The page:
Pandemonium spread like wildfire through the hills beside the sea of Galilee. Jesus of Nazareth, one of their native sons, had fed a crowd of 5000 people with five loaves of bread and two fish. Crowds of people, believing Jesus to be the Messiah and wanting to make Him king, went on a frantic search for him. They found him on the far side of the lake.
Jesus understands that the crowd that pursue him are motivated by and working for food that spoils. What greater food are the crowds called to work for? What kind of work does God require for the food that endures to eternal life (see verse 29)?
One reason the crowds are so energized is that Jesus reminds them of Moses who led Israel from slavery in Egypt to freedom in the Promised Land. While Israel wandered in the desert, God provided daily bread or “manna” that fell like dew on the ground. They believed it was Moses who gave them “bread from heaven.” Jesus had given them a taste of Moses. They wanted him to do it again but Jesus has a greater bread in mind.
Who or what is the true bread or bread of life that comes down from heaven? What happens to those who come to Jesus? Why doesn’t everyone come? Who is able to come to Jesus? What is Jesus’ mission on earth? Whose will is He carrying out?
The crowds who pursued Jesus were hoping for someone who would miraculously give them free food. Jesus announces that the true bread is not the bread he fed the 5000 with. The true bread is Himself. How do the crowds respond to Jesus’ announcement that he is the true manna (see Exodus chapter 16) or bread from heaven? Why are they skeptical?
How does Jesus explain their unbelief? What does Jesus say here about how people come to him? Who draws the people to Jesus? How does Jesus relate Himself to the Father here in this passage? What happens to those who believe according to verse 47?
In what way is Jesus a greater bread than the manna that Israel’s forefathers ate in the desert? What will happen to those who eat the “flesh” of Jesus?
Much of Jesus’ teaching emphasized that He was the fulfillment of Israel’s story. In this conversation, Jesus is making the point that the “manna” or “the daily bread from heaven” that kept Israel alive during their wanderings in the desert (see Exodus chapter 16) was a picture of Himself. Jesus argues that He is the true “manna” or “bread from heaven” from Israel’s story.
What is promised to those who eat the “flesh” of Jesus and drink his “blood”? What do you think Jesus means by all of this?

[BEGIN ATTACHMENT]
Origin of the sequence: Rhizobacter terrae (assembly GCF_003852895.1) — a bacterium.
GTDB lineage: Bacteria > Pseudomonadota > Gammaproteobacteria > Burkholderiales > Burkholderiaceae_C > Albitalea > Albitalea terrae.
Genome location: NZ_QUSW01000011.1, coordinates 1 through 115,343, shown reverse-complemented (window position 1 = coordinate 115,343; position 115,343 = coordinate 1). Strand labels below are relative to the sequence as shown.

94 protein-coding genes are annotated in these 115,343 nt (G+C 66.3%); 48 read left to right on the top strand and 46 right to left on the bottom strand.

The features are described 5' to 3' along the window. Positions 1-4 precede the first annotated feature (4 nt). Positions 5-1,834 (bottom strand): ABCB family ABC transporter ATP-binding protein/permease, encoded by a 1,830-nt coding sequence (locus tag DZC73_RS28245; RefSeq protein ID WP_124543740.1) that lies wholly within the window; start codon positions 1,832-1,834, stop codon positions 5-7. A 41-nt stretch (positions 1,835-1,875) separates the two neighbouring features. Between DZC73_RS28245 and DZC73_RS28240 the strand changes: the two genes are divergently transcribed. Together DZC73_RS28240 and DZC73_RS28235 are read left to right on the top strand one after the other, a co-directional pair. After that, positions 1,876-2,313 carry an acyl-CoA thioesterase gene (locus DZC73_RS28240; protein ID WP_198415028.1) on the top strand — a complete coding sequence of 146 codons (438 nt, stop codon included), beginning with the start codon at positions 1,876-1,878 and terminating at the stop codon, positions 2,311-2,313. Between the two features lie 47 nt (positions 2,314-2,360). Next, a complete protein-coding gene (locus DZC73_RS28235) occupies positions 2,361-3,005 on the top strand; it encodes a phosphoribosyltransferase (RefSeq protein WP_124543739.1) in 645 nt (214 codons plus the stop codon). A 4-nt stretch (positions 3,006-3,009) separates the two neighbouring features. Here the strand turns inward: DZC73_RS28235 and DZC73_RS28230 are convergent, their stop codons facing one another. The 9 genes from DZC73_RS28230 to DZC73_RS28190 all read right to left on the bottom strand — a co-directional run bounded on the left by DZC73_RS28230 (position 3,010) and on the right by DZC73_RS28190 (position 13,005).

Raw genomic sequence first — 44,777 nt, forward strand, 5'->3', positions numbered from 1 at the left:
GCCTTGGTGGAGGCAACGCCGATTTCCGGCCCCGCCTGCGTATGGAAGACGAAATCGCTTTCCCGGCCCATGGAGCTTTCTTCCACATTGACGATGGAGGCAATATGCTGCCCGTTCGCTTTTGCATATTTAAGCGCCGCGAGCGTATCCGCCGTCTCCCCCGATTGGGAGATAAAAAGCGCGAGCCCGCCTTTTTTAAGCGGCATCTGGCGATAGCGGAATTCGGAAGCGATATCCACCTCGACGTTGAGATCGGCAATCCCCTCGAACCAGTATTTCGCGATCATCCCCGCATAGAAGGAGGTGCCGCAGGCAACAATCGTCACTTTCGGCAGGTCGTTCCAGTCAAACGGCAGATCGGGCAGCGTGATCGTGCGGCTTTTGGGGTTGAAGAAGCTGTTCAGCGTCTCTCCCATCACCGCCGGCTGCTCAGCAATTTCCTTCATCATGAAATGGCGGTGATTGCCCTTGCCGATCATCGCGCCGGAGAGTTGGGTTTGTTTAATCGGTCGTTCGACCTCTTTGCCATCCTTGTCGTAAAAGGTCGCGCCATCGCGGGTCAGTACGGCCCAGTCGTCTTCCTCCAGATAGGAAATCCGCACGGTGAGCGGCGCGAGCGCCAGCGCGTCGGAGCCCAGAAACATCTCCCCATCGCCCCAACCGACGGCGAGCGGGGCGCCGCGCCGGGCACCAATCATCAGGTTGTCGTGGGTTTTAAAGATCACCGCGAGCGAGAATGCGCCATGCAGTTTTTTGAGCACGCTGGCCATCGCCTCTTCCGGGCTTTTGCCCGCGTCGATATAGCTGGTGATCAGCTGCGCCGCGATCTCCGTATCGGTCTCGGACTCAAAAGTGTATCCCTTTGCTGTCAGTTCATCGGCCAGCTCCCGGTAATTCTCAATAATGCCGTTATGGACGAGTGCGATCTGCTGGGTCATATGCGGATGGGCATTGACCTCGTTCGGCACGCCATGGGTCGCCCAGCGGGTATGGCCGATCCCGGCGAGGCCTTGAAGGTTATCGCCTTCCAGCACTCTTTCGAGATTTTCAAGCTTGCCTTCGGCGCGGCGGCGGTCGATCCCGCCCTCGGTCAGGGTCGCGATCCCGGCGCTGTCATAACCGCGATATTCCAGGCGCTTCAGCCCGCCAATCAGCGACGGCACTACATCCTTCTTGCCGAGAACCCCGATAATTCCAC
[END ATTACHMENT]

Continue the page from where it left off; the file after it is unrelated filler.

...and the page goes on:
It almost seems that Jesus is going out of his way to turn-off his crowds of adoring fans. Jesus has argued that he, not the food he gave the 5000 people nor the manna that Israel ate in the desert (see Exodus chapter 16) was the true bread, but He, His body was the true bread. Now cannibalism is abhorrent in most cultures, especially in Jewish culture and so the crowds are beginning to be repulsed by Jesus. Even his disciples are begging him to tone down his teaching.
How does Jesus react to the restlessness of the crowds and the skepticism and even the desertion of some of his own disciples? Why?
What does it take for someone to accept Jesus’ teaching? Why is Jesus not surprised that some reject Him? Why does Peter decide not to leave even though he doesn’t fully understand Jesus’ hard teaching? (I’m not sure I fully understand what Jesus is saying.) What can Peter teach us about the nature of faith and doubt? How does Jesus explain Peter’s faith? Why will one of the 12 turn away?
Why does Jesus want to stay in Galilee and away from Judea? There is a time for Jesus to die, but Jesus will decide where and when his death occur. Why were Jesus’ brothers interested in having him go to Jerusalem (which was the capital of Judea)? Why does Jesus refuse their advice?
You can almost see Jesus’ brothers point. The Jews traveled to Jerusalem three times a year to worship God at the temple. These times of worship coincided with one of the three feast days in the Jewish Calendar. So, if you wanted to start a movement in Israel, why not go when massive crowds of people flocked to Jerusalem. There would come a time when Jesus would go to the Feast of the Passover in public, but that would be the time when he was ready to die.
What do the people in Jerusalem think of Jesus? Why do they speak of Jesus only in hushed tones?
There will be in a time when Jesus is ready to ride into Jerusalem publicly on a donkey. But he will only come that way when he is ready to die. But now is not the time, so Jesus enters the city secretly.
How do the crowds react to Jesus’ teaching? What does Jesus have to say about His own teaching? What are the marks of someone who speaks the truth? How does Jesus bear these marks?
Why does Jesus say to the crowds, “not one of you keeps the law (of Moses – think 10 Commandments)”?
Jesus’ one miracle is the feeding of the five thousand with five loaves and two fish. This is what made Him so popular. But Jesus is more than a miracle-worker and his mission is greater than filling the stomachs of the people with food. Jesus is God and as God He alone has the right to interpret the Law. Jesus was hated by the religious authorities because He dared to heal people on the Sabbath, the day of rest when work was forbidden. He did this to highlight the hypocrisy of the religious authorities. Rather than acknowledge that Jesus was right and they were wrong, the religious leaders plotted Jesus’ death.
Children in the ancient world did not have the social standing that they have today. We worship youth today in our culture and maybe overly so, but in Jesus’ day, children were often marginalized as we do the poor, the ugly and the elderly. How does Jesus view those who are not valued by our world? How are people to enter the kingdom of God? Who are they to identify with?